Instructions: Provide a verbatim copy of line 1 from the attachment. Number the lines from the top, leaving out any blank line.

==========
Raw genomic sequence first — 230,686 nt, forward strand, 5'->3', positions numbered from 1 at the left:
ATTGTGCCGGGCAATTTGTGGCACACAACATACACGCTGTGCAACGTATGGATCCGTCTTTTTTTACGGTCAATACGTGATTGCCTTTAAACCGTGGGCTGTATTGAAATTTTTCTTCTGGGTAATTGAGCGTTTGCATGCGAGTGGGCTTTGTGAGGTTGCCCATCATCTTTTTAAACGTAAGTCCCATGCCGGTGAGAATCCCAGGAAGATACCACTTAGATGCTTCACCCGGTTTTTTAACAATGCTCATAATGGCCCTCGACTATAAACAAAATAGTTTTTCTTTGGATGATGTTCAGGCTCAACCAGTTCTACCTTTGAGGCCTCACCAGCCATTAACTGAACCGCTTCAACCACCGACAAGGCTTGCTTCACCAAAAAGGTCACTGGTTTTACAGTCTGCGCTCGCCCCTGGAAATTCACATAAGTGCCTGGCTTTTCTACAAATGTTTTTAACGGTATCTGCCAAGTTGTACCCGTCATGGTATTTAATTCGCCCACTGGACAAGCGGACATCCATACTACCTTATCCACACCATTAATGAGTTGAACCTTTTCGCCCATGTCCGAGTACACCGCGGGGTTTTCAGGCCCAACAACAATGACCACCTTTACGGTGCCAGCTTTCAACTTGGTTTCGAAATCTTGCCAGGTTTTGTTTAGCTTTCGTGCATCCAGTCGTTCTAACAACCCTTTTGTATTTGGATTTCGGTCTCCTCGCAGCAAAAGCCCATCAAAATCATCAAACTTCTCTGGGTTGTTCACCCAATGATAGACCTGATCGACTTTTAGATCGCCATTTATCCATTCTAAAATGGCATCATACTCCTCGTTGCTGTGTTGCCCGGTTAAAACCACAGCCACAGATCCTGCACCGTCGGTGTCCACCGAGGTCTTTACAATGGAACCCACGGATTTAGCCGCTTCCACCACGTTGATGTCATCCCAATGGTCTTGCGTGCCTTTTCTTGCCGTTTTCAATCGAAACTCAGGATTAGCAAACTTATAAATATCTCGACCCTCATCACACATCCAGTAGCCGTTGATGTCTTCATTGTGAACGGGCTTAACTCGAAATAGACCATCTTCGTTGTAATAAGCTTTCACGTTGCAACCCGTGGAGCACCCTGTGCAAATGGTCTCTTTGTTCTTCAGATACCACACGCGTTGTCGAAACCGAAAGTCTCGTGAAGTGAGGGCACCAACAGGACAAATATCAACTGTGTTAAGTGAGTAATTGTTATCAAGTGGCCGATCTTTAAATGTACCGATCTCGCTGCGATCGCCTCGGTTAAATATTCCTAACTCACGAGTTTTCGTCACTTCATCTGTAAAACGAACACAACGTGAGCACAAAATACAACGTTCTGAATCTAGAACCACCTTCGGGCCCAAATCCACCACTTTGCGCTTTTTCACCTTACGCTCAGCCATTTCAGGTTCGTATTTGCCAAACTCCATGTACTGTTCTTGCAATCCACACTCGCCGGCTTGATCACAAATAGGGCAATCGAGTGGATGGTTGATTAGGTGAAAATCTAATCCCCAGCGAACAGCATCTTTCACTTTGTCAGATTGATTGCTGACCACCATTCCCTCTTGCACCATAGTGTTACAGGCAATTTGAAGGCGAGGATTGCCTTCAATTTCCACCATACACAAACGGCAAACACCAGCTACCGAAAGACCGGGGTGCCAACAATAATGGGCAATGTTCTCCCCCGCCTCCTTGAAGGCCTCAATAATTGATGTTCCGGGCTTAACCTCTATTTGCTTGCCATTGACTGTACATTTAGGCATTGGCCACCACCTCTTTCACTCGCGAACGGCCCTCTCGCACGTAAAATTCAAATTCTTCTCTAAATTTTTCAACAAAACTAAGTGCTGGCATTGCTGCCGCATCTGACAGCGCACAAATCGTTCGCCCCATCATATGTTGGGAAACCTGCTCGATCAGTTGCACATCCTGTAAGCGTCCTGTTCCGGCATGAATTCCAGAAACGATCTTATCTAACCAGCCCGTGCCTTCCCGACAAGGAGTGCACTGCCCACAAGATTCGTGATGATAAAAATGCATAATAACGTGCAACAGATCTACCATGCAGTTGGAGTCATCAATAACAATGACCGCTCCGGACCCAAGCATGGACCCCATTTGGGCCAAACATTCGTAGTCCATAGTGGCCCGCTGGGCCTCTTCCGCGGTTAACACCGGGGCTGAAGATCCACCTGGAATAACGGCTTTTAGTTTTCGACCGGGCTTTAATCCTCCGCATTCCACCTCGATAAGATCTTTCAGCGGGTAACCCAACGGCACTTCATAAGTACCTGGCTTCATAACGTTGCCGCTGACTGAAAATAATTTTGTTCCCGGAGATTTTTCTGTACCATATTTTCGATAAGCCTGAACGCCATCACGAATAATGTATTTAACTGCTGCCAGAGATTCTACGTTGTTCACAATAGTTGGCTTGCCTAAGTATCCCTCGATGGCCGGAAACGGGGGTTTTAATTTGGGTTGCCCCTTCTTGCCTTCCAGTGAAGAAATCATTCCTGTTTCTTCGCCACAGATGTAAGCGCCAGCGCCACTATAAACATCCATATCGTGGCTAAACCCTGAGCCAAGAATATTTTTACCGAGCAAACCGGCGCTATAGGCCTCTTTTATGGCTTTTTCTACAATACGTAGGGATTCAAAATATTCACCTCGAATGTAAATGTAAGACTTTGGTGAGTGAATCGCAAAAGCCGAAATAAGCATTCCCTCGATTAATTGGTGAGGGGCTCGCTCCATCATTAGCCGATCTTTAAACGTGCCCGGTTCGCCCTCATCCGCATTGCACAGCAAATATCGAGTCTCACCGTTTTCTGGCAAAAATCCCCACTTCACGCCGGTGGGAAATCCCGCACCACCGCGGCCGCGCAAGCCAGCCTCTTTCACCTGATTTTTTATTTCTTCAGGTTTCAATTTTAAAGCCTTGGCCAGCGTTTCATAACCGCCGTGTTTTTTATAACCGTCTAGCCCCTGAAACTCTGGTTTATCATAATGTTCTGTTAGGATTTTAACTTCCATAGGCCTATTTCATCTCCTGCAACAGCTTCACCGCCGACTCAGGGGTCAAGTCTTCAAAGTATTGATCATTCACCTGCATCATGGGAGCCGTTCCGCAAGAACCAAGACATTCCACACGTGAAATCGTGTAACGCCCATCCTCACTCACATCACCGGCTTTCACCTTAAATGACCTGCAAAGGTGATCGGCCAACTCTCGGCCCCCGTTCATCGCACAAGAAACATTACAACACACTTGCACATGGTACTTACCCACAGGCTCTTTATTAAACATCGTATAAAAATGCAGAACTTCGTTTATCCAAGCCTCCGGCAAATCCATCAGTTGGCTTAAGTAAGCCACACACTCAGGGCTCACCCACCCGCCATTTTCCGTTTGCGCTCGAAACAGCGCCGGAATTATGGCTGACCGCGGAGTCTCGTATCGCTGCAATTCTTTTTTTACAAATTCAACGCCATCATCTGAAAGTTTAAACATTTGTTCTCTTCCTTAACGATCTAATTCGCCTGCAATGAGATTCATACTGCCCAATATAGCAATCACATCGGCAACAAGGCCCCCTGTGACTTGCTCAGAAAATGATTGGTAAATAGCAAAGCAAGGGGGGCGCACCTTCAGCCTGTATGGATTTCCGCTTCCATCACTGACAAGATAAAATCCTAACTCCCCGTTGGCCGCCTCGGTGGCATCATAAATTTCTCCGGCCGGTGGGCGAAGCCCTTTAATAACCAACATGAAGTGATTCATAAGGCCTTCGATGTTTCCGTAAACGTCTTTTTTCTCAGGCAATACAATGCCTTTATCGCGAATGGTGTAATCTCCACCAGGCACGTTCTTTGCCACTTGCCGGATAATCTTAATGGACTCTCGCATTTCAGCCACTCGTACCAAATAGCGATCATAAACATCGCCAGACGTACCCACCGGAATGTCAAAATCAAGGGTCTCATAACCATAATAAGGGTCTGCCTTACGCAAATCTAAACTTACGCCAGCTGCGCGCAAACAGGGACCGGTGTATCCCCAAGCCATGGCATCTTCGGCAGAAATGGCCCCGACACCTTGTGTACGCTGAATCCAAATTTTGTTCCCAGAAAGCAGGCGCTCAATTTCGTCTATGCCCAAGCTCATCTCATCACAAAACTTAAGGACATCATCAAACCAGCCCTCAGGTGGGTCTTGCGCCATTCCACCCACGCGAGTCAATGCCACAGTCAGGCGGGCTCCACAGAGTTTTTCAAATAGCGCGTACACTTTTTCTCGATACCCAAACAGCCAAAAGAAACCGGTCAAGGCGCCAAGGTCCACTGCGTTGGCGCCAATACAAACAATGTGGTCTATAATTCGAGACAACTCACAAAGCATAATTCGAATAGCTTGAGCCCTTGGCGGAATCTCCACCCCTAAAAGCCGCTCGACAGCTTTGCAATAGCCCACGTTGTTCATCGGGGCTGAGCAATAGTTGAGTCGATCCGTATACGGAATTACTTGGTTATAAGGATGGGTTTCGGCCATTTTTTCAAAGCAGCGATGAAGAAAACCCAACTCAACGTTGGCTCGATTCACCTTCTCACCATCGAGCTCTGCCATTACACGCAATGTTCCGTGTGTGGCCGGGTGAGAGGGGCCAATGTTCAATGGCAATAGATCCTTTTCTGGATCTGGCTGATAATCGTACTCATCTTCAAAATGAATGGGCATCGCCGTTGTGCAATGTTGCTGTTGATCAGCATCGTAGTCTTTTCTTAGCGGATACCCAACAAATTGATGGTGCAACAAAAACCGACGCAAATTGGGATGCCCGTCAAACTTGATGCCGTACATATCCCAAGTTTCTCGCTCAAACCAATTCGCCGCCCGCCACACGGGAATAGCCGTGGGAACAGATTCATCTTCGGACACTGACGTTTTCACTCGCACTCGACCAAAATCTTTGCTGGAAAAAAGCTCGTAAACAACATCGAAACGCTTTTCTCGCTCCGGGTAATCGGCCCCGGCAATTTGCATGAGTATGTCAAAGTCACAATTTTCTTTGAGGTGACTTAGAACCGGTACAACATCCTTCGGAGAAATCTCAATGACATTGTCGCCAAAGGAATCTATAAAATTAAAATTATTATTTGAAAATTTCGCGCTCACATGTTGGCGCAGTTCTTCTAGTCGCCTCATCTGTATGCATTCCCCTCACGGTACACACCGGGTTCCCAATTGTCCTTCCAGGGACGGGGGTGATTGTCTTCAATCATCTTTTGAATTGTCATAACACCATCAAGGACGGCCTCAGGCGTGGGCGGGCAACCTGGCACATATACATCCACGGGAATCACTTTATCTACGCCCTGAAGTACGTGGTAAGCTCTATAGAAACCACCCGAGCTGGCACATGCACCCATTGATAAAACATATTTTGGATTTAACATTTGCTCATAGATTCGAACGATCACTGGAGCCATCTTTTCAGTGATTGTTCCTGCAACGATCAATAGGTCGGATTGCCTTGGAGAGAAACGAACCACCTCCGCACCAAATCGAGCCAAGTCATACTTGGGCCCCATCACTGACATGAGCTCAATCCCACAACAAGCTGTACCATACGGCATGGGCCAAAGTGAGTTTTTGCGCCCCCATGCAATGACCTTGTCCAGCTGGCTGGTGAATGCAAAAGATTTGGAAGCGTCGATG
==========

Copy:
Raw genomic sequence first — 230,686 nt, forward strand, 5'->3', positions numbered from 1 at the left: